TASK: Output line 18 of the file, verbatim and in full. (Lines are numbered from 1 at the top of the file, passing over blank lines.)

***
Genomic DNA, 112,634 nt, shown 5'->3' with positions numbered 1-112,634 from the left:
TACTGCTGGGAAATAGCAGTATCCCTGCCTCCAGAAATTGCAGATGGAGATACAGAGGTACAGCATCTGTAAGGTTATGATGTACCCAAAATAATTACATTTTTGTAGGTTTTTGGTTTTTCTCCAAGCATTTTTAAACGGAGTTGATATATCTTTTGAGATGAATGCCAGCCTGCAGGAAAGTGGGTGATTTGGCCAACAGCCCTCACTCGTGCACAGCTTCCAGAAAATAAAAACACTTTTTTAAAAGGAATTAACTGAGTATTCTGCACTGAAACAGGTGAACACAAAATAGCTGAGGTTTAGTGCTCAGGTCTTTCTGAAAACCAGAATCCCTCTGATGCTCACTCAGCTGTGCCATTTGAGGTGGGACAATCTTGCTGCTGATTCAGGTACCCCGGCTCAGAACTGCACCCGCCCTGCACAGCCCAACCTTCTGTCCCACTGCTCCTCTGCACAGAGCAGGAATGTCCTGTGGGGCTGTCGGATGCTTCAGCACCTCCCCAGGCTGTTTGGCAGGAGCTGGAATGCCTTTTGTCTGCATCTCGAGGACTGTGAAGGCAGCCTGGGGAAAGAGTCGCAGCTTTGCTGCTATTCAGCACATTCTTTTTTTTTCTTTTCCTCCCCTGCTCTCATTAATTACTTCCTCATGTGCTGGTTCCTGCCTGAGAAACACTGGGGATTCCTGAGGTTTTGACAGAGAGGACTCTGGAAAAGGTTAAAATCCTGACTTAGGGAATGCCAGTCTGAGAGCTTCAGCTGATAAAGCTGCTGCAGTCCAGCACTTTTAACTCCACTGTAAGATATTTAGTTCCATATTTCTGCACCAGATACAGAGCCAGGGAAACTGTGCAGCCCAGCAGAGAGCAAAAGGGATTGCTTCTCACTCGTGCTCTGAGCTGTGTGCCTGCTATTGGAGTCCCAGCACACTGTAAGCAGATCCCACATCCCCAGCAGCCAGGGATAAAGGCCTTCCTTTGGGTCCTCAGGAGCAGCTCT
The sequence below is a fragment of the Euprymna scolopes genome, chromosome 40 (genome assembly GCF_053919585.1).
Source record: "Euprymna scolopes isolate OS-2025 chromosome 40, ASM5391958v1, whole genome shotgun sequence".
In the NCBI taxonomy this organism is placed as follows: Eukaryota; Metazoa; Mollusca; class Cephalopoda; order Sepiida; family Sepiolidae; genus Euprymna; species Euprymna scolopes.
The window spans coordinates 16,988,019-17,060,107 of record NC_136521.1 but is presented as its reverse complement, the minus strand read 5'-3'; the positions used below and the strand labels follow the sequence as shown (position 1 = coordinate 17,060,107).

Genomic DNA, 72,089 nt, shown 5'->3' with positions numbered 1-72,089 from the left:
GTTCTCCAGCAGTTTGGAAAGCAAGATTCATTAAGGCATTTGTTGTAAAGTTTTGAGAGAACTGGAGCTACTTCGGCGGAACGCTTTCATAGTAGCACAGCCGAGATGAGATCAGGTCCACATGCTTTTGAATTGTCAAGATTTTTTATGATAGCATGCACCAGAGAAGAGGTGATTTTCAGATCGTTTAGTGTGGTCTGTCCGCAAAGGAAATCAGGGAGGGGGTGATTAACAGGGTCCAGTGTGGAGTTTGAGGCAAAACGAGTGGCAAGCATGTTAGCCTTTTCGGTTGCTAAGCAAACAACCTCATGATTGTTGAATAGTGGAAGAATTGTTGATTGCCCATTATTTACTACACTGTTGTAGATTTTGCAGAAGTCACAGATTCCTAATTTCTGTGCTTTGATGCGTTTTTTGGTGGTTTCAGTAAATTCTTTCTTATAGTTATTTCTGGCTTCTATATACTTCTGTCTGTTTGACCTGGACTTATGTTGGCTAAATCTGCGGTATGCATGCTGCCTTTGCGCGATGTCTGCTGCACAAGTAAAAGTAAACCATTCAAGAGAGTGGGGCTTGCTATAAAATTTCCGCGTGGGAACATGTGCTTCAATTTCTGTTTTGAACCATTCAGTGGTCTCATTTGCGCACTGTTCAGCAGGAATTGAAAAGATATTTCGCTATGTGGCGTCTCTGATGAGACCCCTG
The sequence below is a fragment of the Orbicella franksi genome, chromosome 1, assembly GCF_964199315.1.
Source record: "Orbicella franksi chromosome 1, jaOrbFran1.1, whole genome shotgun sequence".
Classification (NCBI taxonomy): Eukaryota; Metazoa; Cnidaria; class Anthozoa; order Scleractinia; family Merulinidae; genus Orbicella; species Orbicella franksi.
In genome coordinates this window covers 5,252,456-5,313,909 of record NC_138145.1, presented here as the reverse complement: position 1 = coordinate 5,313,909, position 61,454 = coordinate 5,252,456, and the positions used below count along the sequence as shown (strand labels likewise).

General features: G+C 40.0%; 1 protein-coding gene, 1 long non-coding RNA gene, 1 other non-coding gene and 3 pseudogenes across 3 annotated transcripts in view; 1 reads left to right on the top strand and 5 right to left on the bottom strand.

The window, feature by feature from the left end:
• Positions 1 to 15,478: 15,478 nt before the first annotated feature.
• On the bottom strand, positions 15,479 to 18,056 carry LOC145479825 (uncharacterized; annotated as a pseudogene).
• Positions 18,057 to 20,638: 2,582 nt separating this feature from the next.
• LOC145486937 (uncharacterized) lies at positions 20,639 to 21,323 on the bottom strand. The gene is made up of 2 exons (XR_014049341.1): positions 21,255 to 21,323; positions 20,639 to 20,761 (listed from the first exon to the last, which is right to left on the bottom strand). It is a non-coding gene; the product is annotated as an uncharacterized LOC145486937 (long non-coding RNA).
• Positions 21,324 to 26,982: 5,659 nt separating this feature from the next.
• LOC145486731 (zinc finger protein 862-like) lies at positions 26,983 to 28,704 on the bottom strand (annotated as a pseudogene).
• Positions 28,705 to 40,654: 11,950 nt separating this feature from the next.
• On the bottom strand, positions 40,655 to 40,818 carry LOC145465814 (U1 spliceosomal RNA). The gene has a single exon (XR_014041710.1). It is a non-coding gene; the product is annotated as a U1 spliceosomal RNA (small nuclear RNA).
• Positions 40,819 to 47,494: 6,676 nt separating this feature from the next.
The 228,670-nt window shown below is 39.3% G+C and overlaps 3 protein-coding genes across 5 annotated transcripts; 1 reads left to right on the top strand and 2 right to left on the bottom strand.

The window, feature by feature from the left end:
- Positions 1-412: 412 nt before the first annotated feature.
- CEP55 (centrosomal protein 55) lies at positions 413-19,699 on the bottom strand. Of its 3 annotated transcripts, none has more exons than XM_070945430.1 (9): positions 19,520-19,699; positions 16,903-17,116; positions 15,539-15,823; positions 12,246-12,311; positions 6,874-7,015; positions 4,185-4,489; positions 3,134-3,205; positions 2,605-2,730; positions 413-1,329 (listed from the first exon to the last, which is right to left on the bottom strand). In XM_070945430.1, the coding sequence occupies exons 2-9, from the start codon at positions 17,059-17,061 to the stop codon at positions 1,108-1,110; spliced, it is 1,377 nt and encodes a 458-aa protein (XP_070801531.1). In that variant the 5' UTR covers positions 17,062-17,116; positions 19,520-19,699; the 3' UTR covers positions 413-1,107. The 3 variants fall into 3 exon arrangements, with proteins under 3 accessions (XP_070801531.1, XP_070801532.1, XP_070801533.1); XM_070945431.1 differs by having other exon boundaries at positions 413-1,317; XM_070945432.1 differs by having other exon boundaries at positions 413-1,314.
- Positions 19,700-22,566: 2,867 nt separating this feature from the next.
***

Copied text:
• LOC145486937 (uncharacterized) lies at positions 20,639 to 21,323 on the bottom strand. The gene is made up of 2 exons (XR_014049341.1): positions 21,255 to 21,323; positions 20,639 to 20,761 (listed from the first exon to the last, which is right to left on the bottom strand). It is a non-coding gene; the product is annotated as an uncharacterized LOC145486937 (long non-coding RNA).